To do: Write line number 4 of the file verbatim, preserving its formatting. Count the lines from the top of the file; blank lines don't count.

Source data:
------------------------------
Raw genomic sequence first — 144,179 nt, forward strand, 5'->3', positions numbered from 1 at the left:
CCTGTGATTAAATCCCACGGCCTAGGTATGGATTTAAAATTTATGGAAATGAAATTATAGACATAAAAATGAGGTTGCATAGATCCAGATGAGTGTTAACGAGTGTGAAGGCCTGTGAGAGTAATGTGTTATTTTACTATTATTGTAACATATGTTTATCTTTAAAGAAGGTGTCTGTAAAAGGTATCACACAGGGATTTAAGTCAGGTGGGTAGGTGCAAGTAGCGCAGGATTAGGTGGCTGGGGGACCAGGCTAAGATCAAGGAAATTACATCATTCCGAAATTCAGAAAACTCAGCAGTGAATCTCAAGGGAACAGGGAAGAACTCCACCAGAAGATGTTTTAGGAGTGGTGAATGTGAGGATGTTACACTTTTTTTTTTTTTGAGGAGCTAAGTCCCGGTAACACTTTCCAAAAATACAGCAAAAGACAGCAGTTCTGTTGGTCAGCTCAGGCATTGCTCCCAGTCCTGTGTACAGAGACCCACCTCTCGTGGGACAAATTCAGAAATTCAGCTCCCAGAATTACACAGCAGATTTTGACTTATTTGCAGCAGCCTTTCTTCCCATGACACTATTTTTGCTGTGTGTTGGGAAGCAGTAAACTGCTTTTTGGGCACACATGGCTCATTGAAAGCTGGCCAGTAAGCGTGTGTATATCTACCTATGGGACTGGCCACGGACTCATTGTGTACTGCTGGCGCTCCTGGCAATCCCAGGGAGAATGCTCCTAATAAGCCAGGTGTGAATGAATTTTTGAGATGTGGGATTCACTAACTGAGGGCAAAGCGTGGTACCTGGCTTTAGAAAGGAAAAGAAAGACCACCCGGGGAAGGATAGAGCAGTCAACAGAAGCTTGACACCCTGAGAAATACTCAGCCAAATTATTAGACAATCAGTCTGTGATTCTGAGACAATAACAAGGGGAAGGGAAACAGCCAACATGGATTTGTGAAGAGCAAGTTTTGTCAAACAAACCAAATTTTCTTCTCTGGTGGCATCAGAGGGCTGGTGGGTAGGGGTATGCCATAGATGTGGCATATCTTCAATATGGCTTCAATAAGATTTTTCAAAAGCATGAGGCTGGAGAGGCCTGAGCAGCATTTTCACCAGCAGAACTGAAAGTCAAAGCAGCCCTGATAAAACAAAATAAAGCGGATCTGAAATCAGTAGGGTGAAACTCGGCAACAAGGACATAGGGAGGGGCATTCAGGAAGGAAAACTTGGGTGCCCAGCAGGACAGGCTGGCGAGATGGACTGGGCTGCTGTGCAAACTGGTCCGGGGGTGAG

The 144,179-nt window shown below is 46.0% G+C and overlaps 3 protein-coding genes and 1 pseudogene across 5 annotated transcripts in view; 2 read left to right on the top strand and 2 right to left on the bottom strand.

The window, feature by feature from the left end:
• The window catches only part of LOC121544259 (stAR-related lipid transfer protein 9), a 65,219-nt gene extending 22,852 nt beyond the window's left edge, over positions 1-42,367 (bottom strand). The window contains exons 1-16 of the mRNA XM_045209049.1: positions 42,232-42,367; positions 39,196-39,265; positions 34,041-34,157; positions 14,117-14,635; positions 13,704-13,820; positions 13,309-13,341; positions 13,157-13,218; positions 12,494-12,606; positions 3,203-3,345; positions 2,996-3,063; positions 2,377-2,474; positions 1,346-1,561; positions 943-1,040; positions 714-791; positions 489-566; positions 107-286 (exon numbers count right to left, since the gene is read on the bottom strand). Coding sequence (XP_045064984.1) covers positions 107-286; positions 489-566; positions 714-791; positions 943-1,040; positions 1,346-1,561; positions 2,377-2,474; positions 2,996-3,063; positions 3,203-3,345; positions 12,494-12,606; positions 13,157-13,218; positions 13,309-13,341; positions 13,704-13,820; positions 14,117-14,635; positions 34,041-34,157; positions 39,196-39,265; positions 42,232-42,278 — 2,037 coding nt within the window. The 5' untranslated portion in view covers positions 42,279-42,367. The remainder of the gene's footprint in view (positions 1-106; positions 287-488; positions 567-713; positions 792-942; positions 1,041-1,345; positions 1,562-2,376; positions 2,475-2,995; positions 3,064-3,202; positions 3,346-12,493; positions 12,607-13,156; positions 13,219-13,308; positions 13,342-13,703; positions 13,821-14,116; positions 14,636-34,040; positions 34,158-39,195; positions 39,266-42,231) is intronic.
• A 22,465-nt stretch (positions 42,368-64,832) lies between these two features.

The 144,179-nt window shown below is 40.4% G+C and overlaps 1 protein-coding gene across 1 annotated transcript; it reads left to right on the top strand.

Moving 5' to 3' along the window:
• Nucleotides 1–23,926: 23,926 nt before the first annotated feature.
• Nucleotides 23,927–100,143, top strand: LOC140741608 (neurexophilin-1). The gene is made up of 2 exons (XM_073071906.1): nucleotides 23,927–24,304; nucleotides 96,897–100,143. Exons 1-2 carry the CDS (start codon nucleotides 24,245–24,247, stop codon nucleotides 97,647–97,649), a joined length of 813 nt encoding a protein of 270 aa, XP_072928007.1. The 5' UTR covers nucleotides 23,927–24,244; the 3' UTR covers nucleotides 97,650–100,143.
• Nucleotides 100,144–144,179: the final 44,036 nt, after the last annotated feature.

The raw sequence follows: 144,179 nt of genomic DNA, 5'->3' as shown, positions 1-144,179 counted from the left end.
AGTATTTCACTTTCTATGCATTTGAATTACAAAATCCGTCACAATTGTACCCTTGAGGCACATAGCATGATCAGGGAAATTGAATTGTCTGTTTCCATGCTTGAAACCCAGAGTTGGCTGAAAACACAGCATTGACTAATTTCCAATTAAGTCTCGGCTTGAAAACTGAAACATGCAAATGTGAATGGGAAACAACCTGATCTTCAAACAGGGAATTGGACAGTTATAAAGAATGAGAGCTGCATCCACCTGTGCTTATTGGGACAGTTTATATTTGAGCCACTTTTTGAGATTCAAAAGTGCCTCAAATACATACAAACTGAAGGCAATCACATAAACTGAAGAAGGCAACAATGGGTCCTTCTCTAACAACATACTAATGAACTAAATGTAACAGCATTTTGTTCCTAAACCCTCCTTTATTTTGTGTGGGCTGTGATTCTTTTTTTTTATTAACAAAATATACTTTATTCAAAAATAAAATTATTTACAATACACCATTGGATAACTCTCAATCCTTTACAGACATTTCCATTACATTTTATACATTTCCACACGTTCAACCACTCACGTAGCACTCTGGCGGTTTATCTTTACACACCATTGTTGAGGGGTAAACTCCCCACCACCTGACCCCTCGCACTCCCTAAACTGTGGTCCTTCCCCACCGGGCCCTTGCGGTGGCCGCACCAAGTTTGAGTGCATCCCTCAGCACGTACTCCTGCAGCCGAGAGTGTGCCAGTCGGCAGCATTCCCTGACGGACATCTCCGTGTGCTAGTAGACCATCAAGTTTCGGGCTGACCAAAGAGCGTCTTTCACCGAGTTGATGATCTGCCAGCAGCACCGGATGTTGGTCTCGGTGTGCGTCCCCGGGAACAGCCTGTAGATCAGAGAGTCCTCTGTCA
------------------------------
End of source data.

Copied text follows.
The window, feature by feature from the left end: